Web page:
The post Lessenberry on the battle to ban the Metro Times appeared first on Metro Times Blogs.

  • Detroit residents sue incinerator owner over ‘noxious odors and contaminants’

    A class-action lawsuit has been filed against the owner of Detroit’s municipal solid waste incinerator Monday, accusing the company of nuisance and gross negligence violations According to the complaint filed by Detroit-based Liddle & Dubin P.C., “On occasions too numerous to list, Plaintiffs’ property including Plaintiffs’ neighborhood, residences and yards were physically invaded by noxious odors and contaminants … As a direct and proximate result of the Defendant’s’ negligence in operating and/or maintaining the facility, Plaintiffs’ property has been invaded by noxious odors.” The eight-page complaint charges that local property values have dropped due to the incinerator’s presence, “and has interfered with Plaintiffs’ use and enjoyment of their property.” The lawsuit, filed in Wayne County Circuit Court, seeks a financial award in excess of $25,000 and all costs and attorney fees related to the case. In an email, a spokesperson for the company says, “Detroit Renewable Power is reviewing the complaint filed today,” but declined further comment. The suit comes weeks after a Metro Times’ cover story earlier this month found a growing number of odor complaints from nearby residents since Detroit Renewable Power LLC (DRP) took control of the facility in 2010. The investigation found a spike in citations from the Michigan Department […]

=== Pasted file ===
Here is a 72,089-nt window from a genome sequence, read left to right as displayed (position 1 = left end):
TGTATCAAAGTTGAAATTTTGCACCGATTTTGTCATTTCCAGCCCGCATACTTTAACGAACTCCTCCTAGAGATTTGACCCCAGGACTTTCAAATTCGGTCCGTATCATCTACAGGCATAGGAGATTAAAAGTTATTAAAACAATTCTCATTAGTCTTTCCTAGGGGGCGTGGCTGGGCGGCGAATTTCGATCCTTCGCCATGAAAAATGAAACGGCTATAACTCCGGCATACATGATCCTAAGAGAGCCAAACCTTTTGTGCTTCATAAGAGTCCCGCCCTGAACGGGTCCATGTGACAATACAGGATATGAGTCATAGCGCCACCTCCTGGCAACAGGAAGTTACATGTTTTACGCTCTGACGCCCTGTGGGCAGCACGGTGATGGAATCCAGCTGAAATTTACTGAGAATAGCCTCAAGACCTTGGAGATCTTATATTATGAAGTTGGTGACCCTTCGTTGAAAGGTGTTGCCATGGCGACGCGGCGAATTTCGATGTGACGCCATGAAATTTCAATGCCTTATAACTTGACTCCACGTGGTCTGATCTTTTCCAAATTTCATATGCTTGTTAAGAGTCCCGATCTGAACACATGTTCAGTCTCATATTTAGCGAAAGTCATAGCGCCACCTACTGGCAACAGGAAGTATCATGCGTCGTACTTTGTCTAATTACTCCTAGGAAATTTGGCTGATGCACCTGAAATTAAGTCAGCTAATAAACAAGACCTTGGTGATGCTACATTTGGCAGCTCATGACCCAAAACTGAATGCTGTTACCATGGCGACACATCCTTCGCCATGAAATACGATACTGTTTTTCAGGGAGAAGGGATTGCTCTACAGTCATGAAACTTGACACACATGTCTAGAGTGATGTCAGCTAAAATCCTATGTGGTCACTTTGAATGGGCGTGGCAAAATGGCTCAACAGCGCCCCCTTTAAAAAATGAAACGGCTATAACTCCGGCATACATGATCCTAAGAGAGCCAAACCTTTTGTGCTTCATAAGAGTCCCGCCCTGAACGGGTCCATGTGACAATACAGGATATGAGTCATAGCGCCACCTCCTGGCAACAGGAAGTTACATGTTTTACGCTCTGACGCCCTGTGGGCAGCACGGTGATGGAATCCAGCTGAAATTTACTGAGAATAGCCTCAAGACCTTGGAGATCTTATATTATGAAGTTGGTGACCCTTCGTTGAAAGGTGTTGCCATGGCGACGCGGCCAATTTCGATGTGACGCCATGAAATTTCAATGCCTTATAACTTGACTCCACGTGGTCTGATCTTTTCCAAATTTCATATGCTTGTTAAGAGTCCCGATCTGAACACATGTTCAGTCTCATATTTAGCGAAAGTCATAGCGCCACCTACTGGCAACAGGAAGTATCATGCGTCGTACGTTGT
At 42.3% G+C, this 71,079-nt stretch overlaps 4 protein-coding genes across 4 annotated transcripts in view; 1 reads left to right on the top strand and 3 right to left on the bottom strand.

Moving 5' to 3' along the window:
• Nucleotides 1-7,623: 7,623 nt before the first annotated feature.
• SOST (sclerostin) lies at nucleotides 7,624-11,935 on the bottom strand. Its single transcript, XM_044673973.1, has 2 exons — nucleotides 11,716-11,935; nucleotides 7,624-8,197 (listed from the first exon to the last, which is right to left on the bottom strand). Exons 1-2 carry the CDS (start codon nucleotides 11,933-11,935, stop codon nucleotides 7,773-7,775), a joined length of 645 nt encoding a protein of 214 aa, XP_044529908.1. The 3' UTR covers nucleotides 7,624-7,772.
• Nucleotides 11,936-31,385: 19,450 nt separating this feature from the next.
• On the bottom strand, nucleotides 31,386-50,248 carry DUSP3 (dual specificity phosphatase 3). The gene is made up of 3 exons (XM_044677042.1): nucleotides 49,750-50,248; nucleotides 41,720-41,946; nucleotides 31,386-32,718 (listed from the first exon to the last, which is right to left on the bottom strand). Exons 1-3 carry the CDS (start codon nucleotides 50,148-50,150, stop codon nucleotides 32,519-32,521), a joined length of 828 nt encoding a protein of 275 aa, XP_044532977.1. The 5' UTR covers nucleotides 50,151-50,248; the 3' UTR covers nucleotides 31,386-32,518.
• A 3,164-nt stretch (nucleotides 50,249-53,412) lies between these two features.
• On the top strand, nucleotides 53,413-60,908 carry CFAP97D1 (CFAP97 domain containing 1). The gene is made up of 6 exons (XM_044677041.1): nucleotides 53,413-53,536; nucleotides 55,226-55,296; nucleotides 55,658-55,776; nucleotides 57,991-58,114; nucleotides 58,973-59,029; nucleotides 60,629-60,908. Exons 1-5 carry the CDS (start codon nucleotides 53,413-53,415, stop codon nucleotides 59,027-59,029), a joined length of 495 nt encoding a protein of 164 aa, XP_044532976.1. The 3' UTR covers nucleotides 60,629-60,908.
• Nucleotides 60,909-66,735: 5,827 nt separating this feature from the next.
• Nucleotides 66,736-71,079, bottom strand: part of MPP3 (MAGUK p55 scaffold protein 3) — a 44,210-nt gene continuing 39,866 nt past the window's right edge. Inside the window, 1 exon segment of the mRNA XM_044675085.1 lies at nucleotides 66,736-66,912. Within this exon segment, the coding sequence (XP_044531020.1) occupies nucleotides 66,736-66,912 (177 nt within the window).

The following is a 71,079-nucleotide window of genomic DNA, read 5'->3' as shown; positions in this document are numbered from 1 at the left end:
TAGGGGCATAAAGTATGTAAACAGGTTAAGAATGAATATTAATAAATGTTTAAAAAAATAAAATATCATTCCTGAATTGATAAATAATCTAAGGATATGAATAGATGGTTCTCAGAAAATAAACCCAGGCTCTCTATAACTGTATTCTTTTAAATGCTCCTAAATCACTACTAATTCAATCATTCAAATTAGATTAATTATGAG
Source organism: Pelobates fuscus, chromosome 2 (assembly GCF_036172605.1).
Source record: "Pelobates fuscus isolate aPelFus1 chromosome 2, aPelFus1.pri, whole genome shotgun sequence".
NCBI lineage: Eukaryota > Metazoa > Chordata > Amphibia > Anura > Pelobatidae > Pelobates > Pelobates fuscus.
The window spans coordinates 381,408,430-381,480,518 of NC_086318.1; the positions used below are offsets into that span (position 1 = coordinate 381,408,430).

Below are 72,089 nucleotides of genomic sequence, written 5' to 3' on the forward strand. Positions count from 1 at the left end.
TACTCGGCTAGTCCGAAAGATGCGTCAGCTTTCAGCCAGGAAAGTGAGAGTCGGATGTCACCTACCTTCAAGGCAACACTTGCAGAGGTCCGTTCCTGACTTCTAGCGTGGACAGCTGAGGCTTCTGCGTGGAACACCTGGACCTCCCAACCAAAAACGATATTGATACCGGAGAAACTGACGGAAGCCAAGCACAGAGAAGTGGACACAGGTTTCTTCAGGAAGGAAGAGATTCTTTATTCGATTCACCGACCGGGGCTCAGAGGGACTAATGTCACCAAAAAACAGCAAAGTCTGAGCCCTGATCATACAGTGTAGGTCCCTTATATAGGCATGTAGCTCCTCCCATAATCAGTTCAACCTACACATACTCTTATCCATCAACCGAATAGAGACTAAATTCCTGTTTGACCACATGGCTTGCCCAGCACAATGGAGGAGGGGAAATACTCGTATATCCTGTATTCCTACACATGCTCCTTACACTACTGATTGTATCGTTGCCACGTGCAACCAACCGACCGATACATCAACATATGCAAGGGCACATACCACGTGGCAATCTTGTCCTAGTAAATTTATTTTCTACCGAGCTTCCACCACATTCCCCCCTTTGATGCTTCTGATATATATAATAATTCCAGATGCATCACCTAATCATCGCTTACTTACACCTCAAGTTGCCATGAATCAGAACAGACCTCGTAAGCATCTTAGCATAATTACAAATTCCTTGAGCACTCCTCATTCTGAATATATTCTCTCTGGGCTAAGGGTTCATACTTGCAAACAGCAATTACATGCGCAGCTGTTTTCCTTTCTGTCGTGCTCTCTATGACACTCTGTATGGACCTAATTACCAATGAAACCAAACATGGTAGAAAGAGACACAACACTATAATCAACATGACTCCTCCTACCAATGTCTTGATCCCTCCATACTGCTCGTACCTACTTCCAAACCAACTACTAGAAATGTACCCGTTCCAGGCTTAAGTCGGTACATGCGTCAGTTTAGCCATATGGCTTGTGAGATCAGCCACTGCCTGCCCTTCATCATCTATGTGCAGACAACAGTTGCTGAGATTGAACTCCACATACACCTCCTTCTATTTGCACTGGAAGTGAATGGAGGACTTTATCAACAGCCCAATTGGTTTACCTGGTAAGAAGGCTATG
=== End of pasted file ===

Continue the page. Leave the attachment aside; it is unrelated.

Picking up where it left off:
The post Detroit residents sue incinerator owner over ‘noxious odors and contaminants’ appeared first on Metro Times Blogs.

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Politics & Prejudices

What it all meant

Jack on Obama’s win and what it signifies

From the day he took office, millions of people were out to ruin him. The haters, the racists, the birthers. "I want him to fail," Rush Limbaugh proclaimed before he took office. The GOP leadership was on the same page. They indicated they'd do anything they could to make that happen.

President Barack Obama came into office in what was clearly the scariest national economy since the Great Depression. His first task was to prevent it from toppling into collapse. The auto industry was facing bankruptcy. Had Chrysler and General Motors shut down, Ford would have undoubtedly followed. Ann Arbor's Center for Automotive Research, or CAR, told me that could mean the loss of another 1 million to 3 million jobs, many of them in this part of the world.